Rabbi Meshulam Zusil of Anapoli, better known as Rebbe Zusha, was a senior student of the Maggid of Mezritch. Born in 5490 (1729) to his father, Rebbe Eliezer Lipa and his mother, Mirel, he was the eldest brother of the renowned Rebbe Elimelech of Lizhansk. Rebbe Zusha is known to have been a Torah scholar and a genius in earnestness and sincerity. Many of the stories about him highlight his earnest nature. He passed away on 2 Shevat, 5560 (1800) and was brought to rest in the gravesite of the Rav the Maggid of Anapoli. His grave bears the inscription, “A servant of God with love, and one who rejoices in hardship, and he brought many back from sin.”
Before Rebbe Zusha would go to sleep he would say to God, “A gutte nacht Dir, a gutte nacht alleh Yidden.” (“Good night to You, good night to all the Jews”). Rebbe Zusha himself said that it was a bit of a chutzpah, but explained: When you love the mother, you love her children. To whom do we say “good night” before going to sleep? To our mother. I can say “good night” to God, for He is my Mother. It is not chutzpah to say “Good night to You and good night to all the Jews.”
The Alter Rebbe of Chabad, who was a friend of Rebbe Zusha’s, related a similar saying in the name of the Rabbi the Maggid of Mezritch, who heard it from the Ba’al Shem Tov: “When you love the father, you love his children.” For this reason, the Alter Rebbe explained, from true love for God, love of the Jewish People must flow forth.
It is unusual, however, that Rebbe Zusha called God “Mother”. In truth, there is no better title for the motherly moments before falling asleep. The soul ascends during sleep and once again enters a fetal-like state in the foundation of Mother, the womb of the Supernal Mother, which is the source of all souls.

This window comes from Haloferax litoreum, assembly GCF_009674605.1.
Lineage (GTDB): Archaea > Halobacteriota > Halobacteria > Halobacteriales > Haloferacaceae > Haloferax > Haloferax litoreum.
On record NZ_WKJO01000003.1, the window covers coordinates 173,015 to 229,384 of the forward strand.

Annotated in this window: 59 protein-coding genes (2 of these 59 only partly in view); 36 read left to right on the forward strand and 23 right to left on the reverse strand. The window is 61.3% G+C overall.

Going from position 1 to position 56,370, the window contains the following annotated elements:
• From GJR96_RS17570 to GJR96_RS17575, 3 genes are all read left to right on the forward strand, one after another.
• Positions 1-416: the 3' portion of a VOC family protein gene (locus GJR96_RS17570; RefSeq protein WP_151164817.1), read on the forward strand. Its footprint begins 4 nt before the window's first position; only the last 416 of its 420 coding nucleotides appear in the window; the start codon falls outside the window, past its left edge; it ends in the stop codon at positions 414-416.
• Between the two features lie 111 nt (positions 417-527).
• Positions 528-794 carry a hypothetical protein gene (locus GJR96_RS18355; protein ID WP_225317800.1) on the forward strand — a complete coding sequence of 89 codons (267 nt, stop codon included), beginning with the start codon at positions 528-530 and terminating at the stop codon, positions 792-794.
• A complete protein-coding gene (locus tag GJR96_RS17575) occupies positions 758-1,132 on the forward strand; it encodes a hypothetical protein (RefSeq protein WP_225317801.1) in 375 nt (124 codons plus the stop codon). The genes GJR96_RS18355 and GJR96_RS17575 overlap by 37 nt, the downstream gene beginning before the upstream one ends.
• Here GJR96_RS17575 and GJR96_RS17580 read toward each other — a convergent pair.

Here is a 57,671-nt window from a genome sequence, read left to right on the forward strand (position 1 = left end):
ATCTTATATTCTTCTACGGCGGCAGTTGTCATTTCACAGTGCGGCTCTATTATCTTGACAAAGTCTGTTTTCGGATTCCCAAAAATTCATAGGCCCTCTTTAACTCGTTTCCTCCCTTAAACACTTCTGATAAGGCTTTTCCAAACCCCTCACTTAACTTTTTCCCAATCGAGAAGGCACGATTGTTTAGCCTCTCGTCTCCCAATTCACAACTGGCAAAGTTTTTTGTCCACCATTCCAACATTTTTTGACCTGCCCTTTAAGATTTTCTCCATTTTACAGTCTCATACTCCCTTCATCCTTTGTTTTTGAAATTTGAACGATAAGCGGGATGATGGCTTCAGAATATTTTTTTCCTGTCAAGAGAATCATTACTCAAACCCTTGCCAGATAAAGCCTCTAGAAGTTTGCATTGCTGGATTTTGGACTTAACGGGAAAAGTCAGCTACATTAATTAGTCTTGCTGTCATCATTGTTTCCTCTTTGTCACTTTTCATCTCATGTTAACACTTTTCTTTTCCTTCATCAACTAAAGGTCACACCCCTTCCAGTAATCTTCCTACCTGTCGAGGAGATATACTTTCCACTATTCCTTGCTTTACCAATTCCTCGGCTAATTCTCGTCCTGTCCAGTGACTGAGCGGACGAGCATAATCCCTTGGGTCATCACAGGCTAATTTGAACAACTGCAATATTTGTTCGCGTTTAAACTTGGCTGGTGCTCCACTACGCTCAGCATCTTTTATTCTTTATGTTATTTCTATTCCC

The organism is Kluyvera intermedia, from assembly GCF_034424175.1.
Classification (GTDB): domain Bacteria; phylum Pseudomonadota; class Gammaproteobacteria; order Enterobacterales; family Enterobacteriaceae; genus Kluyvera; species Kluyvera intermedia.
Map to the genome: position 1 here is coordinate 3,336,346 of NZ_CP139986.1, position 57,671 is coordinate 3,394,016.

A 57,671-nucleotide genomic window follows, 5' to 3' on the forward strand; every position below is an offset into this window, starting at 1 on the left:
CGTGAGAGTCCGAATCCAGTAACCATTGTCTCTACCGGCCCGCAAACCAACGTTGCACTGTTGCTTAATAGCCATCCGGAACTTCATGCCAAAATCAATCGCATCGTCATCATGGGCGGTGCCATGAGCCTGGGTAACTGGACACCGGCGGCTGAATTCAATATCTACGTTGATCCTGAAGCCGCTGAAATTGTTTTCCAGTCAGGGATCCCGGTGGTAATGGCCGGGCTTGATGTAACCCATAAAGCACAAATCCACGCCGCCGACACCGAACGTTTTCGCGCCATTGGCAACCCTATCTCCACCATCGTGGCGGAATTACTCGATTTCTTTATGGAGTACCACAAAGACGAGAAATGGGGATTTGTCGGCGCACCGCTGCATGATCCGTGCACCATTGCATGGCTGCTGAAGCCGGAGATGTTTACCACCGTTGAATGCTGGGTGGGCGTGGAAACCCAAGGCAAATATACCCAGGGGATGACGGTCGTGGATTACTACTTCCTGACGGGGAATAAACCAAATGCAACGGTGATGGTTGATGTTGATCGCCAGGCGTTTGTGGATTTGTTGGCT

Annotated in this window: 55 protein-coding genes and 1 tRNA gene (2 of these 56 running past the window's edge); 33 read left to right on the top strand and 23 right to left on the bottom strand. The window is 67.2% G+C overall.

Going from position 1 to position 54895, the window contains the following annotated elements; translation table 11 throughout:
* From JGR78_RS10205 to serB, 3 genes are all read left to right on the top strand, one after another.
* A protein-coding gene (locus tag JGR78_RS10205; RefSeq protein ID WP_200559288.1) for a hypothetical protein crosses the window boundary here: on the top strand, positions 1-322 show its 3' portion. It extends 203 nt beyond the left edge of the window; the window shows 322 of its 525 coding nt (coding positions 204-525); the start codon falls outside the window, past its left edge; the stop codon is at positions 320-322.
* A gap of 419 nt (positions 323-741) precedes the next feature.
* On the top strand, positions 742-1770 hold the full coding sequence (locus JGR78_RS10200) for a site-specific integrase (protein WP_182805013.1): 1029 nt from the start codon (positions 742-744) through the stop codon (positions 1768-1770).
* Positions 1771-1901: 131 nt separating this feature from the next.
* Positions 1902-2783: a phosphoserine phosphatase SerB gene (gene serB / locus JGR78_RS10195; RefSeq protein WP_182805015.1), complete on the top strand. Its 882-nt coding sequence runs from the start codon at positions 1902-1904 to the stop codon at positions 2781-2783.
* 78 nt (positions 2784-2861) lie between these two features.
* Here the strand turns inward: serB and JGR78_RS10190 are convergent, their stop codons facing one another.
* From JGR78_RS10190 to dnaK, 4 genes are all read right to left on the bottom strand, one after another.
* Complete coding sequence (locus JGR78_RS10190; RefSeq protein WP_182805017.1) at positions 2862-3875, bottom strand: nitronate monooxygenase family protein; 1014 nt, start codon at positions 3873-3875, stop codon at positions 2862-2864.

The source of the understanding that Rebbe Zusha shows for this movement of the soul and the Divine revelation that gives birth to it is the special connection that he had to his mother, in whose merit he was born, as follows:
In those days, beggars would wander together as a group to ask for donations. Once a group of beggars came to the home of Rebbe Zusha’s parents. Only Rebbe Zusha’s mother was at home. One of the beggars had a terrible skin disease and all the other beggars kept their distance from him, for his affliction was repulsive. Rebbe Zusha’s mother had compassion for this beggar. She herself washed his wounds and gave him new, clean clothes to wear. When the beggars were about to leave, the beggar with the sores blessed Rebbe Zusha’s mother, saying, “May you have sons like me.” When she heard this, her heart broke and she began to cry. Her husband came home and she told him the story. Rebbe Eliezer Lipa calmed his wife down and told her that although he could not be sure, he understood that perhaps that beggar was a hidden tzaddik. And indeed, in the merit of her good deeds, Rebbe Zusha was born.
In the wake of the mothering care that she gave to the beggar, Rebbe Zusha’s mother merited sons who were like him. It is no wonder then, that Mirel’s eldest son was a mommy’s boy, who relates to God as a mother. In this spirit, Rebbe Zusha also turns a loving eye toward the sins of other Jews and even learns from thieves – like a mother who is not capable of seeing her child’s shortcomings, seeing only his virtues, instead. Rebbe Zusha sees no wrong in any Jew. (In keeping with this, the attribute of understanding, which uncovers the good concealed in sin, is called “Mother” in the Zohar).
As an aside, it may be that this story was an inspiration for Rebbe Nachman’s wondrous story of the Seven Beggars. Two of the stories tell of righteous beggars whose outer handicap conceals lofty spiritual perfection. Just as the beggars in Rebbe Nachman’s story gift their attributes to the children who they nurtured, so the beggar in our story gifts his attributes to the children of the mother who cared for him.